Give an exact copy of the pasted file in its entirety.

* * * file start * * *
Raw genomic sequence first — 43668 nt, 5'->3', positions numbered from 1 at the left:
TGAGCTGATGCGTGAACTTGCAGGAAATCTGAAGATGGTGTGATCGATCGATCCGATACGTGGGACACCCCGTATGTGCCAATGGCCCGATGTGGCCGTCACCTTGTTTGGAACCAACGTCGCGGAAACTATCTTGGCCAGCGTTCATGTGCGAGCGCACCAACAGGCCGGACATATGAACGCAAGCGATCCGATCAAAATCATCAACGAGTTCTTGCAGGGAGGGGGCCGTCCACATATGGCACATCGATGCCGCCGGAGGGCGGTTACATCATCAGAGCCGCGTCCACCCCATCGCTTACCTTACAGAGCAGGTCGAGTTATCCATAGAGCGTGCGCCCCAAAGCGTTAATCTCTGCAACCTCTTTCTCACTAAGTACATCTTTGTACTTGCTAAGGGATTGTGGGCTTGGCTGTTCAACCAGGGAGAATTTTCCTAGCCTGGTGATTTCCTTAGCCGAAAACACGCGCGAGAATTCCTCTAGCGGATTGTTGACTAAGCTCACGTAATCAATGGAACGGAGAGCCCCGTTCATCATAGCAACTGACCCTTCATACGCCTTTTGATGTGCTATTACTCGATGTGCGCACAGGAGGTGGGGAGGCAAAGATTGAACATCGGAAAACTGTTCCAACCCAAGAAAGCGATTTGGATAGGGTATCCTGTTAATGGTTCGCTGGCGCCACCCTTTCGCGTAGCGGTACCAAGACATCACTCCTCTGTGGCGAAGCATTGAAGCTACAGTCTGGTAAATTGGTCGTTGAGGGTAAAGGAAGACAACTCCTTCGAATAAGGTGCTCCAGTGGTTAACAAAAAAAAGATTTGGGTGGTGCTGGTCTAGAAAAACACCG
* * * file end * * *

Raw genomic sequence first — 43668 nt, 5'->3', positions numbered from 1 at the left:
TGAGCTGATGCGTGAACTTGCAGGAAATCTGAAGATGGTGTGATCGATCGATCCGATACGTGGGACACCCCGTATGTGCCAATGGCCCGATGTGGCCGTCACCTTGTTTGGAACCAACGTCGCGGAAACTATCTTGGCCAGCGTTCATGTGCGAGCGCACCAACAGGCCGGACATATGAACGCAAGCGATCCGATCAAAATCATCAACGAGTTCTTGCAGGGAGGGGGCCGTCCACATATGGCACATCGATGCCGCCGGAGGGCGGTTACATCATCAGAGCCGCGTCCACCCCATCGCTTACCTTACAGAGCAGGTCGAGTTATCCATAGAGCGTGCGCCCCAAAGCGTTAATCTCTGCAACCTCTTTCTCACTAAGTACATCTTTGTACTTGCTAAGGGATTGTGGGCTTGGCTGTTCAACCAGGGAGAATTTTCCTAGCCTGGTGATTTCCTTAGCCGAAAACACGCGCGAGAATTCCTCTAGCGGATTGTTGACTAAGCTCACGTAATCAATGGAACGGAGAGCCCCGTTCATCATAGCAACTGACCCTTCATACGCCTTTTGATGTGCTATTACTCGATGTGCGCACAGGAGGTGGGGAGGCAAAGATTGAACATCGGAAAACTGTTCCAACCCAAGAAAGCGATTTGGATAGGGTATCCTGTTAATGGTTCGCTGGCGCCACCCTTTCGCGTAGCGGTACCAAGACATCACTCCTCTGTGGCGAAGCATTGAAGCTACAGTCTGGTAAATTGGTCGTTGAGGGTAAAGGAAGACAACTCCTTCGAATAAGGTGCTCCAGTGGTTAACAAAAAAAAGATTTGGGTGGTGCTGGTCTAGAAAAACACCG